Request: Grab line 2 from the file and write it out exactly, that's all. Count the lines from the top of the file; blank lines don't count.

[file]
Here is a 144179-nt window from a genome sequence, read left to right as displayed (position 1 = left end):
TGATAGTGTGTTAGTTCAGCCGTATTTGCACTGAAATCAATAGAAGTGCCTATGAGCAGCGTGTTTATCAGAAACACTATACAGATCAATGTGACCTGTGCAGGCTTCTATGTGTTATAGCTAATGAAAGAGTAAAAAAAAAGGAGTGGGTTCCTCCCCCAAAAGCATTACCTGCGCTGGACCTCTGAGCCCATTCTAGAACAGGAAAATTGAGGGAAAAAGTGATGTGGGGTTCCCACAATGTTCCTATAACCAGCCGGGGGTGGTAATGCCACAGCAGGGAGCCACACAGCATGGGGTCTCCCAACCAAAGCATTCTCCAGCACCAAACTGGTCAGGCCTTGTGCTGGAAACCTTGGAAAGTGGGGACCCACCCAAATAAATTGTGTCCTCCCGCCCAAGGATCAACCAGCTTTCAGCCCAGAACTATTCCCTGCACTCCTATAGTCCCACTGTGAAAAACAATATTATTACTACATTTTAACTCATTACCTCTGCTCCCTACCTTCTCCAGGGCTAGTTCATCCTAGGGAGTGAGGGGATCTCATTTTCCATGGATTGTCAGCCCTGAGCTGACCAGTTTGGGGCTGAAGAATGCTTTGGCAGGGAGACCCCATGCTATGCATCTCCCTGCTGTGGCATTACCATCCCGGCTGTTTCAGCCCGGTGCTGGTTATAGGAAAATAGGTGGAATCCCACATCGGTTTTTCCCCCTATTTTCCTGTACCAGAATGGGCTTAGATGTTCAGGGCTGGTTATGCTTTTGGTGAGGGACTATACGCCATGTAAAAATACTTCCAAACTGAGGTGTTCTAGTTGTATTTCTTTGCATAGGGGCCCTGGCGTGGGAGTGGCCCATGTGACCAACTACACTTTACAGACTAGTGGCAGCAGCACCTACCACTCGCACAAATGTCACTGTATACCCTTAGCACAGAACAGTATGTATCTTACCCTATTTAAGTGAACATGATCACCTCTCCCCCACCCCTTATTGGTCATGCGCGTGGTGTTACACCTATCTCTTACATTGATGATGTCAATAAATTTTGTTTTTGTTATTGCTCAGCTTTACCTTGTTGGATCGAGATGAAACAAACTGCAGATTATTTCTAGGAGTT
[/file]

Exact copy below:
TGATAGTGTGTTAGTTCAGCCGTATTTGCACTGAAATCAATAGAAGTGCCTATGAGCAGCGTGTTTATCAGAAACACTATACAGATCAATGTGACCTGTGCAGGCTTCTATGTGTTATAGCTAATGAAAGAGTAAAAAAAAAGGAGTGGGTTCCTCCCCCAAAAGCATTACCTGCGCTGGACCTCTGAGCCCATTCTAGAACAGGAAAATTGAGGGAAAAAGTGATGTGGGGTTCCCACAATGTTCCTATAACCAGCCGGGGGTGGTAATGCCACAGCAGGGAGCCACACAGCATGGGGTCTCCCAACCAAAGCATTCTCCAGCACCAAACTGGTCAGGCCTTGTGCTGGAAACCTTGGAAAGTGGGGACCCACCCAAATAAATTGTGTCCTCCCGCCCAAGGATCAACCAGCTTTCAGCCCAGAACTATTCCCTGCACTCCTATAGTCCCACTGTGAAAAACAATATTATTACTACATTTTAACTCATTACCTCTGCTCCCTACCTTCTCCAGGGCTAGTTCATCCTAGGGAGTGAGGGGATCTCATTTTCCATGGATTGTCAGCCCTGAGCTGACCAGTTTGGGGCTGAAGAATGCTTTGGCAGGGAGACCCCATGCTATGCATCTCCCTGCTGTGGCATTACCATCCCGGCTGTTTCAGCCCGGTGCTGGTTATAGGAAAATAGGTGGAATCCCACATCGGTTTTTCCCCCTATTTTCCTGTACCAGAATGGGCTTAGATGTTCAGGGCTGGTTATGCTTTTGGTGAGGGACTATACGCCATGTAAAAATACTTCCAAACTGAGGTGTTCTAGTTGTATTTCTTTGCATAGGGGCCCTGGCGTGGGAGTGGCCCATGTGACCAACTACACTTTACAGACTAGTGGCAGCAGCACCTACCACTCGCACAAATGTCACTGTATACCCTTAGCACAGAACAGTATGTATCTTACCCTATTTAAGTGAACATGATCACCTCTCCCCCACCCCTTATTGGTCATGCGCGTGGTGTTACACCTATCTCTTACATTGATGATGTCAATAAATTTTGTTTTTGTTATTGCTCAGCTTTACCTTGTTGGATCGAGATGAAACAAACTGCAGATTATTTCTAGGAGTT